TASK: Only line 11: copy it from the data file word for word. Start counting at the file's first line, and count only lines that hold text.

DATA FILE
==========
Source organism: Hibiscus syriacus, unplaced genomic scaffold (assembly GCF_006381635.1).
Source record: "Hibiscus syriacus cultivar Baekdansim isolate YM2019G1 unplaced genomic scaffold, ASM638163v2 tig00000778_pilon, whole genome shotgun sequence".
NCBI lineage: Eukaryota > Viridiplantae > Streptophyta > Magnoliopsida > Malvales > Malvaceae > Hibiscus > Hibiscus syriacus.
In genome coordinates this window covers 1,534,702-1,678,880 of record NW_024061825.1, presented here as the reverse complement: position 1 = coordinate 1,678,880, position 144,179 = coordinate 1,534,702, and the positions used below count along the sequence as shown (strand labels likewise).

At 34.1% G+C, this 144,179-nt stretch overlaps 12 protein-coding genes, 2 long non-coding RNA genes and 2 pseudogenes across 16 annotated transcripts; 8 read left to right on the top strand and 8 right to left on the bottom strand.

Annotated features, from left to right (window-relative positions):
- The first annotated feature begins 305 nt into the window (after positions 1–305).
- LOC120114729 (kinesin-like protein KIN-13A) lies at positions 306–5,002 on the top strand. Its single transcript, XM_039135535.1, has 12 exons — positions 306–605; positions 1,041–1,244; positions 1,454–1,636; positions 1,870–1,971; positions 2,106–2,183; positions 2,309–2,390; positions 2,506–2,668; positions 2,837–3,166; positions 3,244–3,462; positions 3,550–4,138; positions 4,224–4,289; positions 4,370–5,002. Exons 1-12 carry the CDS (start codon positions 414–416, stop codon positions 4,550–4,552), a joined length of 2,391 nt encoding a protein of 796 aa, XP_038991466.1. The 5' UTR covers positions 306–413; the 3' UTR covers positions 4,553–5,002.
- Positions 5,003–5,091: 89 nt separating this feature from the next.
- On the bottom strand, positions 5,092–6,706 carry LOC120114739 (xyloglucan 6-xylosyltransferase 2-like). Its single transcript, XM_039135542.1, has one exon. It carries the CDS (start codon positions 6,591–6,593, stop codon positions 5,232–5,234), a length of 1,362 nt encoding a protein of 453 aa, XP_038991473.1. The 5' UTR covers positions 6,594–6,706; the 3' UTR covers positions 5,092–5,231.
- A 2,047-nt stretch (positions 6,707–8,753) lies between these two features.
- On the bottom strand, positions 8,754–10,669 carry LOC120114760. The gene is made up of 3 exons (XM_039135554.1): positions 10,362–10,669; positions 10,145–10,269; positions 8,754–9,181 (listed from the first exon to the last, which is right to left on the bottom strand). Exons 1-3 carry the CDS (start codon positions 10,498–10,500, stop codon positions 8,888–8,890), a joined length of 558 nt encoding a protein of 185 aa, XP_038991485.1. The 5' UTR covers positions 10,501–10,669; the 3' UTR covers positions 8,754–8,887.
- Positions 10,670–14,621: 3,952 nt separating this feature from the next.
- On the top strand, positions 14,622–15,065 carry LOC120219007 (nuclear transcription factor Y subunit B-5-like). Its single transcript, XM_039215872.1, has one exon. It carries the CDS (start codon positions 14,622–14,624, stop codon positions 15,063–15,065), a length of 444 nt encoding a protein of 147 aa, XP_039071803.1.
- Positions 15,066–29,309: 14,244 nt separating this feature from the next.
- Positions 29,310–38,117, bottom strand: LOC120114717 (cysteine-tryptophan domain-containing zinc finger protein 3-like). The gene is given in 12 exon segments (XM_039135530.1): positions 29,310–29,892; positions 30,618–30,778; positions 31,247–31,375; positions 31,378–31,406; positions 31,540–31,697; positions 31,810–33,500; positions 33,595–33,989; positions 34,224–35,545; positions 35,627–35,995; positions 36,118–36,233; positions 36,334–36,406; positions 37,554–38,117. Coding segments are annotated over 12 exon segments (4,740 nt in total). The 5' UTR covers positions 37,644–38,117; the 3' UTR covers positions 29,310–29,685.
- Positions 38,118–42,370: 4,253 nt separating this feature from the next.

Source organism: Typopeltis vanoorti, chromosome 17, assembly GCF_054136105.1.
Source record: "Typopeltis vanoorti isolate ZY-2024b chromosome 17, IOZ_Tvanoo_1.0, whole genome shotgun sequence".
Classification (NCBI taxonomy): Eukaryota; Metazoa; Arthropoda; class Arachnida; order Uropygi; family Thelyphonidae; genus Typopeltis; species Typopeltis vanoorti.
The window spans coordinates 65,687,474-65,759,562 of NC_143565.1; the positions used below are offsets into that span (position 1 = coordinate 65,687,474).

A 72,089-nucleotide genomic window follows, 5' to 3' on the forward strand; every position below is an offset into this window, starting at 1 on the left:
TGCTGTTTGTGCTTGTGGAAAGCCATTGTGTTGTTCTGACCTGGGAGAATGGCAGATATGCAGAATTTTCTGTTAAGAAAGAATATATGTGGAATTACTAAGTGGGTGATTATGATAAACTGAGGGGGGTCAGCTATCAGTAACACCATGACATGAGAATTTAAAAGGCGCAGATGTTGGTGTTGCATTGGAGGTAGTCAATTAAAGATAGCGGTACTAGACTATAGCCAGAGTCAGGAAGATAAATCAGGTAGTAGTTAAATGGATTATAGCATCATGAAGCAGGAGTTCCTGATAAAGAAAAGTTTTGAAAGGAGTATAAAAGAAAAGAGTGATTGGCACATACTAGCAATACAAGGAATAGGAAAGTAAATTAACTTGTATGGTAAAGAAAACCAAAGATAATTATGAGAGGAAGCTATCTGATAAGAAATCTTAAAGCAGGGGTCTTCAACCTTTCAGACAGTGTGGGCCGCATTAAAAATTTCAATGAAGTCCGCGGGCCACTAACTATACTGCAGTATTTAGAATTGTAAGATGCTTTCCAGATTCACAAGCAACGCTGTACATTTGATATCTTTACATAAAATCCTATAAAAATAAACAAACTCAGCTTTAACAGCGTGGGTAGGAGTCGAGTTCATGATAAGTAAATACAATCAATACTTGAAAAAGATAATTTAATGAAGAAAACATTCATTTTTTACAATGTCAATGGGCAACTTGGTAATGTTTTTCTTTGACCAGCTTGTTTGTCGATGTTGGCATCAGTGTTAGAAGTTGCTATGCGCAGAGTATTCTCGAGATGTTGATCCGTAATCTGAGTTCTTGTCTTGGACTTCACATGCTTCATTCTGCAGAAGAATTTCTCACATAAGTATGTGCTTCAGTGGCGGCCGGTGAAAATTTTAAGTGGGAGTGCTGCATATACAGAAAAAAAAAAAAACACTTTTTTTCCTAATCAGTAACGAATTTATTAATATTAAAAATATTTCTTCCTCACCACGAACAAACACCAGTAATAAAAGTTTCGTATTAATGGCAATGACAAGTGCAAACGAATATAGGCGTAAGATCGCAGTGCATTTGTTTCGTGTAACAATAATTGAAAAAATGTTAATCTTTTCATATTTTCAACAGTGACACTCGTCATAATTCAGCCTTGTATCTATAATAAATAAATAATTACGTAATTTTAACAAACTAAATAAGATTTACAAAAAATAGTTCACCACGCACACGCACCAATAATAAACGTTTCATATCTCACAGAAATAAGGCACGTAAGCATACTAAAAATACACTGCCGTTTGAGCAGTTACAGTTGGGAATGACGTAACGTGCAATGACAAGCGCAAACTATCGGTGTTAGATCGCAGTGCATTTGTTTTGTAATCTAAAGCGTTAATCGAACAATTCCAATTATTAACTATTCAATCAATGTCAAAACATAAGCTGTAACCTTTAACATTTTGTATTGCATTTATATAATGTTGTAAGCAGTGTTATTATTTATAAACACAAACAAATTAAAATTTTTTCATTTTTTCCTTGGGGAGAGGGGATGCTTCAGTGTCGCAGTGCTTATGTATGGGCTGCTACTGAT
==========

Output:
- A 2,047-nt stretch (positions 6,707–8,753) lies between these two features.